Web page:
For most visitors, flying is the most convenient way of getting to Thailand. Other routes include ferry, road, and rail via Malaysia; ferry and road via Cambodia; and limited but rapidly improving road links via Laos. Domestic flights within Thailand are easy and cut journey times considerably, with provincial airports dotted generously around the country. Flights to surrounding countries are cheaper if booked within Thailand. Regular rail services run between Bangkok and Singapore, via Kuala Lumpur, Butterworth (for Penang), and some Southern Thai towns. Rail travel is efficient, clean, and comfortable, but there is a limited number of lines. Long-distance and provincial buses of varying quality run to all towns and to most villages. At a local level there is a variety of taxis, songthaews, and tuk-tuks with which to get around.
Travel around Thailand is easy, convenient, and cheap, but not really very green. Most people will travel by train, long-distance coach, or car hire – the latter being the most flexible and user-friendly, as the kingdom’s roads are uniformly good and well-maintained (though driving can be hazardous at times). The only possibility for green travel in terms of fuel is the use of Liquid Petroleum Gas (LPG). This less-polluting fuel has been introduced in an attempt to combat increasing exhaust pollution in large cities and rising oil prices. However, vehicles using LPG are still relatively few, so the best that can reasonably be hoped for is the use of Gasohol, which combines ordinary benzene with fuel derived from sugar cane.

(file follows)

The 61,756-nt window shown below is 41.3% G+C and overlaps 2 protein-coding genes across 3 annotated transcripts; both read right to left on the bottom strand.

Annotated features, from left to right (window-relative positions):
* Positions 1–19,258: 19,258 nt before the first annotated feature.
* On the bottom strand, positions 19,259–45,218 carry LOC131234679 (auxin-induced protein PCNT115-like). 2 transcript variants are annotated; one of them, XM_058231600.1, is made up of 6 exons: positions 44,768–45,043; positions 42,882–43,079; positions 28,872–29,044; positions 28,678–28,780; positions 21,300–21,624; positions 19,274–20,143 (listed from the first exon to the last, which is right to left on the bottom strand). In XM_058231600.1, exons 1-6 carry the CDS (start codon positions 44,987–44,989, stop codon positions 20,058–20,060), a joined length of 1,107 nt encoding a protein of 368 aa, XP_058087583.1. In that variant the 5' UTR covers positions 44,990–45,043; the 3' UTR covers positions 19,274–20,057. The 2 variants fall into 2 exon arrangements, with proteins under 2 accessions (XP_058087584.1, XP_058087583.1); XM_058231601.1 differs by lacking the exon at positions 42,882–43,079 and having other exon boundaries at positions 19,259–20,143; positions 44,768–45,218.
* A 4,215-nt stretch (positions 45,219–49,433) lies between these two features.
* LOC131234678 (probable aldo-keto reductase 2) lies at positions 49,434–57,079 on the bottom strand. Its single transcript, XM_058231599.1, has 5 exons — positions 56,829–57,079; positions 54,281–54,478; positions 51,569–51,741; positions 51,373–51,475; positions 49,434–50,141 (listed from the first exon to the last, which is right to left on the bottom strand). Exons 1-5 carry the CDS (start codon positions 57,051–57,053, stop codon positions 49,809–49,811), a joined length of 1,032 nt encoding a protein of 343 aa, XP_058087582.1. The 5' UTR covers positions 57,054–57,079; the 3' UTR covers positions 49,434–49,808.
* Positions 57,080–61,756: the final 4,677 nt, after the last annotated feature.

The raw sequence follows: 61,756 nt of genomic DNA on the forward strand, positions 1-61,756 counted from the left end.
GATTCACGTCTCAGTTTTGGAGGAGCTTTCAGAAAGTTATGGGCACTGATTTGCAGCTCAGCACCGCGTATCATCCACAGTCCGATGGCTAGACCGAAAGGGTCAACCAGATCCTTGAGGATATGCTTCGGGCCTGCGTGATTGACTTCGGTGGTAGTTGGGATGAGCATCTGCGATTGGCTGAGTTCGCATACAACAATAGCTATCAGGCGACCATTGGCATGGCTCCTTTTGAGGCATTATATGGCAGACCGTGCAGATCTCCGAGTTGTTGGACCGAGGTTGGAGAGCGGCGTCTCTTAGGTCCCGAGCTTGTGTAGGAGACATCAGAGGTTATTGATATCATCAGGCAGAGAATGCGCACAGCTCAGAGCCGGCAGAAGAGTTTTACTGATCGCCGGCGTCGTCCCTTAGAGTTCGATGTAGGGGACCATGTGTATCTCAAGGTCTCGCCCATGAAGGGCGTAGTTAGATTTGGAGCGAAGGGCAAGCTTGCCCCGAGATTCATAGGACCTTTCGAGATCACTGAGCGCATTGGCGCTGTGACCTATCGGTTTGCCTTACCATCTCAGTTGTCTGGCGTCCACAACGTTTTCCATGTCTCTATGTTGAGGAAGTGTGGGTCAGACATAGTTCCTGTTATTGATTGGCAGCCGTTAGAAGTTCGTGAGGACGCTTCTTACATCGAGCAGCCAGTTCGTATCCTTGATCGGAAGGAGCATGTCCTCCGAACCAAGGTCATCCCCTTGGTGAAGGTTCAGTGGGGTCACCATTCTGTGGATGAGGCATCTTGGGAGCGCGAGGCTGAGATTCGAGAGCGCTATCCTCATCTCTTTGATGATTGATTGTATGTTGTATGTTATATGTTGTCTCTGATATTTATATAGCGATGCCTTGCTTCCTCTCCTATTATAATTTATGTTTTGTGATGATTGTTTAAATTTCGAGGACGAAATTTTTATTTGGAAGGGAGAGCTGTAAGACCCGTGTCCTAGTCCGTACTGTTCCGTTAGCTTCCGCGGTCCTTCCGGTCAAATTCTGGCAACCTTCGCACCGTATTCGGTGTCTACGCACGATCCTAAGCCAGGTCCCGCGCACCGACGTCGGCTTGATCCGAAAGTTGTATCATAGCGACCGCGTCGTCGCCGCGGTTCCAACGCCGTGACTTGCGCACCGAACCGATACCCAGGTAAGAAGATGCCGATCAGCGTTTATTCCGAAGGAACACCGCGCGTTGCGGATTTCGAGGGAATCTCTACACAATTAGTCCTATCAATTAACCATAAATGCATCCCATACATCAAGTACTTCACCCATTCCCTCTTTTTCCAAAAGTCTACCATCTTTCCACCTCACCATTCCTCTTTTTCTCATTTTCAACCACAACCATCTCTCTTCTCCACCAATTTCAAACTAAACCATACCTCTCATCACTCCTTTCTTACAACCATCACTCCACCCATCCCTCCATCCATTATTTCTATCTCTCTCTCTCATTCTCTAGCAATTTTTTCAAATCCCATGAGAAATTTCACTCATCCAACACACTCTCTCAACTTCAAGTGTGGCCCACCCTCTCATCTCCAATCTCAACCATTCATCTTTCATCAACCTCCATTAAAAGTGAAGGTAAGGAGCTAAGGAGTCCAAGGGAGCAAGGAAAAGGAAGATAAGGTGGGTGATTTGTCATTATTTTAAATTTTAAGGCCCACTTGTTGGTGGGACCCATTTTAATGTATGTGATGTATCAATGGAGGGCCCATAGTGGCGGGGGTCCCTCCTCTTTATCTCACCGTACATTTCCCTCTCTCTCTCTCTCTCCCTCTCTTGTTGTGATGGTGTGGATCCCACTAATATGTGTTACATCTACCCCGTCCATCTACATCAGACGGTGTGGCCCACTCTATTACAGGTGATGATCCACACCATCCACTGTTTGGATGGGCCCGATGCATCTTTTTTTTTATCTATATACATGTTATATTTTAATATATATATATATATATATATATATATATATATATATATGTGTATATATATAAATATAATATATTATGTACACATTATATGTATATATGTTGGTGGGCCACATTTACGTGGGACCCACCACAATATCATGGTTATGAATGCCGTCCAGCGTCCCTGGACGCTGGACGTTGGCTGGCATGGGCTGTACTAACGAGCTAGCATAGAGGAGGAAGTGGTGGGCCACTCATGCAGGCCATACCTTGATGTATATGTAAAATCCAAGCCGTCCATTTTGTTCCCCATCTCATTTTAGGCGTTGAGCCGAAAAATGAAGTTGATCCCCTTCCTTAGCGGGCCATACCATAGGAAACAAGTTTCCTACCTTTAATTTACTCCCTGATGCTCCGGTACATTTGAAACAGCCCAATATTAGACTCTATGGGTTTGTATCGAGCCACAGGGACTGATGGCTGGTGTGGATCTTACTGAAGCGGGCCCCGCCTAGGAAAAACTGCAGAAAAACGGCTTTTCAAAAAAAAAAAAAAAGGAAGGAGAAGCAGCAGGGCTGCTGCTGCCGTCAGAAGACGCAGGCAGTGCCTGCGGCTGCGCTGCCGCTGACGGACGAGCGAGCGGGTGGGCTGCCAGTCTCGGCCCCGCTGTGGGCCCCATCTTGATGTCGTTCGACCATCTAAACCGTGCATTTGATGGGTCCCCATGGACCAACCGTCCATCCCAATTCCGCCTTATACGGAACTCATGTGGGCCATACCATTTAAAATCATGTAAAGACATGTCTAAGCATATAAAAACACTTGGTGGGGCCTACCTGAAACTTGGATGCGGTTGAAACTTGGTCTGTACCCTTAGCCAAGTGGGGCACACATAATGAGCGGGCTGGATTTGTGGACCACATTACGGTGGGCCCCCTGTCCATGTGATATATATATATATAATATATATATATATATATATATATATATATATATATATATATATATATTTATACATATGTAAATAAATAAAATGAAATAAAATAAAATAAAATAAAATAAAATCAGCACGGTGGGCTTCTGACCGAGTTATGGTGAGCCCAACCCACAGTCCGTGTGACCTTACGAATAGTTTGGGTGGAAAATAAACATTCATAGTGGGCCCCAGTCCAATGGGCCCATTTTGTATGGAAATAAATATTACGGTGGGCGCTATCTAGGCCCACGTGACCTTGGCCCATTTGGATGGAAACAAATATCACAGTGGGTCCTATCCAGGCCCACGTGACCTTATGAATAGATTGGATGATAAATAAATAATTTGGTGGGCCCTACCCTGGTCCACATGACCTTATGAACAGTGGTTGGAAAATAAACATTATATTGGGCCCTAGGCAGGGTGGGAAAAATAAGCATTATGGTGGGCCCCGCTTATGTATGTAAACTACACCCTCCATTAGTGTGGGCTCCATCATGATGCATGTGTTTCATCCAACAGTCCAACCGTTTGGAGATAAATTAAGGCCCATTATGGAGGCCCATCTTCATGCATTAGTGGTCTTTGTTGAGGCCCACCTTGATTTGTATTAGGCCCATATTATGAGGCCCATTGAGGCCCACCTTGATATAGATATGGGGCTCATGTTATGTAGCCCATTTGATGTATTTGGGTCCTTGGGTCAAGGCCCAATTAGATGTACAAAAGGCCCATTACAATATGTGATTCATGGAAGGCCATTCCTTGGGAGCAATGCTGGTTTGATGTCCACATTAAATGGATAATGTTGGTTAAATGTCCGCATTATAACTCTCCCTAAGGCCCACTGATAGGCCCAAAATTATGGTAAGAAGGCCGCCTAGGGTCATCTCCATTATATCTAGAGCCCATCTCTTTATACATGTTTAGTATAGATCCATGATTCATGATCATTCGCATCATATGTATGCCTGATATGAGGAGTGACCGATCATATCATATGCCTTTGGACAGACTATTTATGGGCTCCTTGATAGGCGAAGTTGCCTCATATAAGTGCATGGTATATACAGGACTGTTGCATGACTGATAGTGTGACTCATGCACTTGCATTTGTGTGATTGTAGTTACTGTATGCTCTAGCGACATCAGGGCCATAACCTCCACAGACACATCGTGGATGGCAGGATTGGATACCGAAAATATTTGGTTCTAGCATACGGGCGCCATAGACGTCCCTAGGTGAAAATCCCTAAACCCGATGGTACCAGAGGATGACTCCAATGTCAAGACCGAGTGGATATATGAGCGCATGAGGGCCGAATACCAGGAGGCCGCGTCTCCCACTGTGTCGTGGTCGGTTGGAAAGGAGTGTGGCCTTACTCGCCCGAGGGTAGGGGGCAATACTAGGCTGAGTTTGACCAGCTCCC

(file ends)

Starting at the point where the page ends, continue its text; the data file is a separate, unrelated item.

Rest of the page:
Some of Bangkok’s newer local buses now use LPG and the city authorities are slowly replacing the old polluting buses, but this will take time. Both LPG and Gasohol are, to some extent, subsidized by the government in an attempt to encourage their use. Bangkok’s Skytrain and MRT underground have made a huge difference to the city’s once clogged arteries, providing transport for thousands of commuters who would previously have used their cars.
Arriving by Air